If you want to buy a new TV, would you even consider a 20-year old CRT TV? If you wanted a portable music player, would you buy a walkman? Of course not. The world has changed significantly since both of those pieces of technology were invented. Those old television sets were built for a world that didn’t include high definition video. The walkman was built for a world without digital music. Using either one these days severely limits your options and capabilities.
In the same way that old technology limits our abilities, your old applications limit your company’s abilities. In what ways might old applications limit your capabilities? To get a better idea, ask yourself this question: What has changed since your applications were built? For example, suppose your applications were built 20 years ago. In that time…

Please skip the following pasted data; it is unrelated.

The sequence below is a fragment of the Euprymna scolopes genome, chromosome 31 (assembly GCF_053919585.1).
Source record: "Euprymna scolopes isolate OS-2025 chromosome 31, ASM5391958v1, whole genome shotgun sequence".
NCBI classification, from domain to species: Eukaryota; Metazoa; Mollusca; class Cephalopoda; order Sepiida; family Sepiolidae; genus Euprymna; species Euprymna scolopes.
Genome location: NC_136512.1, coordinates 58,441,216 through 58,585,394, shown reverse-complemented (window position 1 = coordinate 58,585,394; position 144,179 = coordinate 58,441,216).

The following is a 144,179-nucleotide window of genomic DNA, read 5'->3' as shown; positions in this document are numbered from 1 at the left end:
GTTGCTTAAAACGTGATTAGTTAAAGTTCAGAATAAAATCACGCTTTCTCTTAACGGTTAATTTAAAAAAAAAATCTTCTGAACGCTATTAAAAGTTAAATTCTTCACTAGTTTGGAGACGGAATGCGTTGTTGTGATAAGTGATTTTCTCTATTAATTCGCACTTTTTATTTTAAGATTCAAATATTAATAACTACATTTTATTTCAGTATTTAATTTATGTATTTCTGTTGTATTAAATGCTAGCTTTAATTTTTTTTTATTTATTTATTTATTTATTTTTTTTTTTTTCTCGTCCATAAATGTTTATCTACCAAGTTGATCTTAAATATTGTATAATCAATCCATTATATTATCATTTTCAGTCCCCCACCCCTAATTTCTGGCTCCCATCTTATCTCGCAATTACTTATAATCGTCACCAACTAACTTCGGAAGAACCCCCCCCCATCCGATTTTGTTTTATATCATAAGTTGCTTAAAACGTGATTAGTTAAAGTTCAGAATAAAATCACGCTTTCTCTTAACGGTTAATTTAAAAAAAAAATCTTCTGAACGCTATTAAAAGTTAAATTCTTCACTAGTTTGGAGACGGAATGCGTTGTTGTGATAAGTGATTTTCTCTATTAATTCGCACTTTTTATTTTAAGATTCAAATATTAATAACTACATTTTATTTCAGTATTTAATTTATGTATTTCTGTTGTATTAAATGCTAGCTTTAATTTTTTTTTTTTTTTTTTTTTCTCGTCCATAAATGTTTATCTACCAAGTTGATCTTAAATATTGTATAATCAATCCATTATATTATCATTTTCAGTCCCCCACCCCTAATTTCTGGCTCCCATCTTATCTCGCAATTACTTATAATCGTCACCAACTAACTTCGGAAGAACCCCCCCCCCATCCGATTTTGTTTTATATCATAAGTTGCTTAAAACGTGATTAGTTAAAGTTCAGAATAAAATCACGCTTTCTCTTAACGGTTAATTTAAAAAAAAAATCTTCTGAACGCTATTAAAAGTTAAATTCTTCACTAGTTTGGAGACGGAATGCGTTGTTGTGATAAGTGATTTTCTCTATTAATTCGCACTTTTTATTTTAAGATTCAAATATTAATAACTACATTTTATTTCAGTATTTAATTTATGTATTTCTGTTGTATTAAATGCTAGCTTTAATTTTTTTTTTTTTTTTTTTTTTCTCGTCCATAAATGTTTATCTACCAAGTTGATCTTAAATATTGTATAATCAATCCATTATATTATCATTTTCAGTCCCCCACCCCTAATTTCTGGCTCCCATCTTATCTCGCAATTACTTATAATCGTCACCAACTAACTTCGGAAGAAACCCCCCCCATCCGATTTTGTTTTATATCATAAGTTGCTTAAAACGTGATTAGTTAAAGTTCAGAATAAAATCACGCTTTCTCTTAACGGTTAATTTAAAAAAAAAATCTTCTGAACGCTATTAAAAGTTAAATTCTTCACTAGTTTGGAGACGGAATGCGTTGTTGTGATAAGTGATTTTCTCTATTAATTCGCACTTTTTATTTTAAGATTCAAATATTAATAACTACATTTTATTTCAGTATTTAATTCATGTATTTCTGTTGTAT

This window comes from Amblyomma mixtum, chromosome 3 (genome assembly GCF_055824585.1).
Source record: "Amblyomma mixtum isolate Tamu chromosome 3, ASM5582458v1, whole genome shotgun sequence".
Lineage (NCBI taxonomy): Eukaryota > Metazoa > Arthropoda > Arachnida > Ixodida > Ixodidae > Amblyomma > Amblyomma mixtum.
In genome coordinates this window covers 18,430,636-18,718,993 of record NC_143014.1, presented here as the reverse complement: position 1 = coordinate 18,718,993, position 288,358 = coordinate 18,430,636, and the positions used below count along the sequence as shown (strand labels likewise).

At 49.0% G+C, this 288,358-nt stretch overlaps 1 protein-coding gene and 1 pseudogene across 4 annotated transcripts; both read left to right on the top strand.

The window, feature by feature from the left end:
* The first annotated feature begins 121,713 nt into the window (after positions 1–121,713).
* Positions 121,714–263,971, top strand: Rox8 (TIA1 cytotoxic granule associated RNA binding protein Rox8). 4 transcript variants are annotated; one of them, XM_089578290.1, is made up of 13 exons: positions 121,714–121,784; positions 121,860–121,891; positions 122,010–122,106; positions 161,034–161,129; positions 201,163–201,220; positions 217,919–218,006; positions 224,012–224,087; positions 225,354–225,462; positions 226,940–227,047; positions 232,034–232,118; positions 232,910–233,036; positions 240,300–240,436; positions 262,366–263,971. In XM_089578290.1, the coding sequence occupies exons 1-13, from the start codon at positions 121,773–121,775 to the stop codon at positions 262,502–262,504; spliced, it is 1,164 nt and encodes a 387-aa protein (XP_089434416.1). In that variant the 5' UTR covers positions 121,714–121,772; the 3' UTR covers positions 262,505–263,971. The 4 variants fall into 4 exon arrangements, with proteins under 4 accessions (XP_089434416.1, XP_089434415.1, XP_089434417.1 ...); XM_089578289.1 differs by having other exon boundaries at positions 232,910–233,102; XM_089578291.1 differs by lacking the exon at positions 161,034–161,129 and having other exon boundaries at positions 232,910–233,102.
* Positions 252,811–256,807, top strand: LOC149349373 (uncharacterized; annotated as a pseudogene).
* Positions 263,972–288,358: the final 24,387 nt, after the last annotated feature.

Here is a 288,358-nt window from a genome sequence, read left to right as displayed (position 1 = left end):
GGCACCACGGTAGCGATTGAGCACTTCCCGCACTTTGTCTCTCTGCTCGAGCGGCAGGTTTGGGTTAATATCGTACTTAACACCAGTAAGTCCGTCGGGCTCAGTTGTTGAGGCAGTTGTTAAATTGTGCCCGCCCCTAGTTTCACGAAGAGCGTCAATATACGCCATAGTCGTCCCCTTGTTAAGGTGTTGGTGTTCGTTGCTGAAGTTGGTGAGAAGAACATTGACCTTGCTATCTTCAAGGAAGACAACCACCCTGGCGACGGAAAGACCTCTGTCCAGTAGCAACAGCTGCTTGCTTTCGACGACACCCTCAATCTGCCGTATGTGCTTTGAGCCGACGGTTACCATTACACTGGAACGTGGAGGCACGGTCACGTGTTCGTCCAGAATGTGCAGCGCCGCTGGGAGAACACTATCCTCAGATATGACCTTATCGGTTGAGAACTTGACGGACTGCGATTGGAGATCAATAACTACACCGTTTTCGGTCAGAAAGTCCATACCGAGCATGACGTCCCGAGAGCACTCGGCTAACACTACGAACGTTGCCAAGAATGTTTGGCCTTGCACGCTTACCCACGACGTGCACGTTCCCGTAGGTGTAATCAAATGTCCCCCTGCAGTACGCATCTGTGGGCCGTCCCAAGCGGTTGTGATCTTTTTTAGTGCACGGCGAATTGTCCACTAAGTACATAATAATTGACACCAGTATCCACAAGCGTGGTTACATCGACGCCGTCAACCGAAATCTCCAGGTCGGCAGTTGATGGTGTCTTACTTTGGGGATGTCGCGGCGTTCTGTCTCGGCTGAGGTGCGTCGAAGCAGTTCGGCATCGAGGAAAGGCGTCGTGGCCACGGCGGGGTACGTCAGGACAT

1. The web has changed: Over time, we’ve moved from individual networks to a networked world.
2. Programming methods have changed: Programming methodology has evolved from procedural-based to event-driven programming.
3. Application structure has changed: In the last 20 years, we’ve moved from large, monolithic applications, to an application structure built on atomization of function.
4. The database has changed: Databases used to only store data. These days, much of the logic previously included in the application can be moved down to the database level.
These 4 changes have dramatically altered application capabilities and structure. They give you more options, lead to greater productivity, and lower costs. How so? There’s too much to put all in one blog post, but you can read more in this free white paper entitled, “Crash course in modernization.” It outlines how these important changes affect your applications, why they make modernization necessary, and your current modernization options.
I hope you find it useful.